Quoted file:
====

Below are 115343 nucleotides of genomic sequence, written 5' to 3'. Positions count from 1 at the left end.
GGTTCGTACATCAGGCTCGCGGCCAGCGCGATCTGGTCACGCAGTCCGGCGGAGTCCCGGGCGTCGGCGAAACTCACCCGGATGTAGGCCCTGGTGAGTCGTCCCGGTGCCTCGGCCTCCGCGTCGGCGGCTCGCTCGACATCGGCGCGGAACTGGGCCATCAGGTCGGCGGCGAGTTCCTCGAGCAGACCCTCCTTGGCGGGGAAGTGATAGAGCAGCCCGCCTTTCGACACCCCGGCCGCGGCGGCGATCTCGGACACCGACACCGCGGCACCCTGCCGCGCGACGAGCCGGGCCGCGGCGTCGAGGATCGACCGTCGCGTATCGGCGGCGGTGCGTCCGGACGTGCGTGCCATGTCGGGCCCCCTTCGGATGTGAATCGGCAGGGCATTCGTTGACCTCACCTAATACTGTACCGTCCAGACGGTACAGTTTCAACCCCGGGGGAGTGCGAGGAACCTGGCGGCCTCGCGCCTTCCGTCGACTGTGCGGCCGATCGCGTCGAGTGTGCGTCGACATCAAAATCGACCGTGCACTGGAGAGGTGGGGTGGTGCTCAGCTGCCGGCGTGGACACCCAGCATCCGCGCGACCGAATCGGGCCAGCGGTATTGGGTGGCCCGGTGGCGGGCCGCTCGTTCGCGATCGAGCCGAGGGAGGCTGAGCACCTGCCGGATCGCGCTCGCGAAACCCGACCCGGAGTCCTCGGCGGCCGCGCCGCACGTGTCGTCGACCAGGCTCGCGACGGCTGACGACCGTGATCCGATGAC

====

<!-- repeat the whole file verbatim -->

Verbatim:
Below are 115343 nucleotides of genomic sequence, written 5' to 3'. Positions count from 1 at the left end.
GGTTCGTACATCAGGCTCGCGGCCAGCGCGATCTGGTCACGCAGTCCGGCGGAGTCCCGGGCGTCGGCGAAACTCACCCGGATGTAGGCCCTGGTGAGTCGTCCCGGTGCCTCGGCCTCCGCGTCGGCGGCTCGCTCGACATCGGCGCGGAACTGGGCCATCAGGTCGGCGGCGAGTTCCTCGAGCAGACCCTCCTTGGCGGGGAAGTGATAGAGCAGCCCGCCTTTCGACACCCCGGCCGCGGCGGCGATCTCGGACACCGACACCGCGGCACCCTGCCGCGCGACGAGCCGGGCCGCGGCGTCGAGGATCGACCGTCGCGTATCGGCGGCGGTGCGTCCGGACGTGCGTGCCATGTCGGGCCCCCTTCGGATGTGAATCGGCAGGGCATTCGTTGACCTCACCTAATACTGTACCGTCCAGACGGTACAGTTTCAACCCCGGGGGAGTGCGAGGAACCTGGCGGCCTCGCGCCTTCCGTCGACTGTGCGGCCGATCGCGTCGAGTGTGCGTCGACATCAAAATCGACCGTGCACTGGAGAGGTGGGGTGGTGCTCAGCTGCCGGCGTGGACACCCAGCATCCGCGCGACCGAATCGGGCCAGCGGTATTGGGTGGCCCGGTGGCGGGCCGCTCGTTCGCGATCGAGCCGAGGGAGGCTGAGCACCTGCCGGATCGCGCTCGCGAAACCCGACCCGGAGTCCTCGGCGGCCGCGCCGCACGTGTCGTCGACCAGGCTCGCGACGGCTGACGACCGTGATCCGATGAC